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Showing 1-10 of 10,487 reviews(Verified Purchases). See all 13,098 reviews
on June 3, 2012
If I had known that every few pages I would have to see passages underlined by Oprah I would not have bought this edition. Not only does it bump me out of the narrative, but it deprives me of experiencing the book on my own; instead forcing me to think Oprah's underlines are the important parts. It makes what could otherwise be a beautiful story feel like a cheap used textbook. I should at least be able to hide the obnoxious underlining and get to experience the story on my own.

I love the story, and I love Oprah, but I hate having her perspective forced on me as I read. I'll never buy an Oprah digital book again.
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on November 4, 2016
I thoroughly enjoyed the film "Wild" starring Reese Witherspoon so much that I felt a need to read the book. The highlight of the book is truly the story. Strayed has an incredible story to tell and her life experiences make up for her lack of a strong writing voice. The book has a much more "raw" feel to it than the movie did, a little more literal and a little less spiritual, this may attract those seeking the more traditional "found myself in nature" story than the film offered. Both are worth your time as they offer the same story, but completely different experiences.
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on June 21, 2017
The author, Cheryl Strayed writes with an honest voice about her life. There are plenty of reviews that describe the book in details, so I will not go into a full on book description here, but what I can say is that I could really feel her journey every step of the way because she writes with a real sense of honesty and detail. It is well worth the read, especially if you enjoy reading memoirs. For me, it is quite inspiring to read about people whose lives fall apart and then they somehow build the courage to go forward. The book is her story, but quite a spiritual one, and inspiring.
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on December 11, 2013
Cheryl Strayed has to be the most unlikable person who ever wrote a memoir! The book kept me reasonably entertained, however, horrified by her poor decisions and her careless attitude about such decisions. I thought many of her explanations came across as rather detached. Her obsession with sex and the fact that she brought a "fat roll" of condoms on this hike was tiring. The killing of her mothers horse and eating her mothers ashes left me feeling ill. In the end she claimed to be healed and to have a desire to change the path she was on however nothing about her journey made me believe that.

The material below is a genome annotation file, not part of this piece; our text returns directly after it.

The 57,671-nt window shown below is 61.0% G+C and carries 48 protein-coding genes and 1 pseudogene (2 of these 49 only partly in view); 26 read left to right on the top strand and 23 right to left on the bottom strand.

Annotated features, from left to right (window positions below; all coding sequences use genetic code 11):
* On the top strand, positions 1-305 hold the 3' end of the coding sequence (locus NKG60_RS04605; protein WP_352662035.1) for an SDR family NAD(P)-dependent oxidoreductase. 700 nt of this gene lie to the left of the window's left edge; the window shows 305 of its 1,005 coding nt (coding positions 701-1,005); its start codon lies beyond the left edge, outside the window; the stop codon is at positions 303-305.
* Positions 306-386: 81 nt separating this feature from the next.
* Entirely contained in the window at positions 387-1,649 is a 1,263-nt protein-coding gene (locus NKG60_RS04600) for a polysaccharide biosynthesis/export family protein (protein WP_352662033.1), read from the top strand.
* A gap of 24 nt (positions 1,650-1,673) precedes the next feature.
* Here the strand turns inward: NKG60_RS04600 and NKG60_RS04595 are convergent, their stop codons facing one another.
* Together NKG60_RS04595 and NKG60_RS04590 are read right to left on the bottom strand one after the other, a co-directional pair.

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on March 27, 2014
I should have known the moment I read "I could see his penis threw his pants.. I wanted him to take me..." referring to the hospice nurse taking care of her dying mother that this wasn't the book for me. I liked it in the beginning but as the book progressed I felt like nothing was changing, she was still the same self indulgent person. Also I don't like how she kept saying she did the PCT, she did part of California and none of Washington, I understand that there was record snow fall but come on do your research.

I read this for my book club and that's about the only reason I finished it.
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on December 13, 2014
My son attempted the PCT in another record-breaking year of snow fall and precipitation. He began at the Mexican border and had to revise his plan so much that by the time he reached Los Angeles, he was demoralized and depleted and decided to abandon his dream. After reading this memoir, I can appreciate why this probably happens to a good percentage of those who, with the best intentions and planning, fall prey to the dangers and vagaries of this infamous trail. Having said all that, Cheryl Strayed's story is inspirational and cautionary at the same time. With boots a size too small and a pack that weighed far more than she should have attempted, she soldiered on and managed to accomplish most of her original dream. The only part that seemed gratuitous to me was the sexual encounter. One of her stated reasons for embarking on this journey was to put away her dangerous lifestyle of too many sexual encounters and dabbling in dangerous drug consumption. Seems she should have thought long and hard about what she was doing and should have foregone that useless exercise. For me, it cheapened her. Having said that, I enjoyed this story and would recommend it...I'm also looking forward to seeing the film...hope it doesn't disappoint.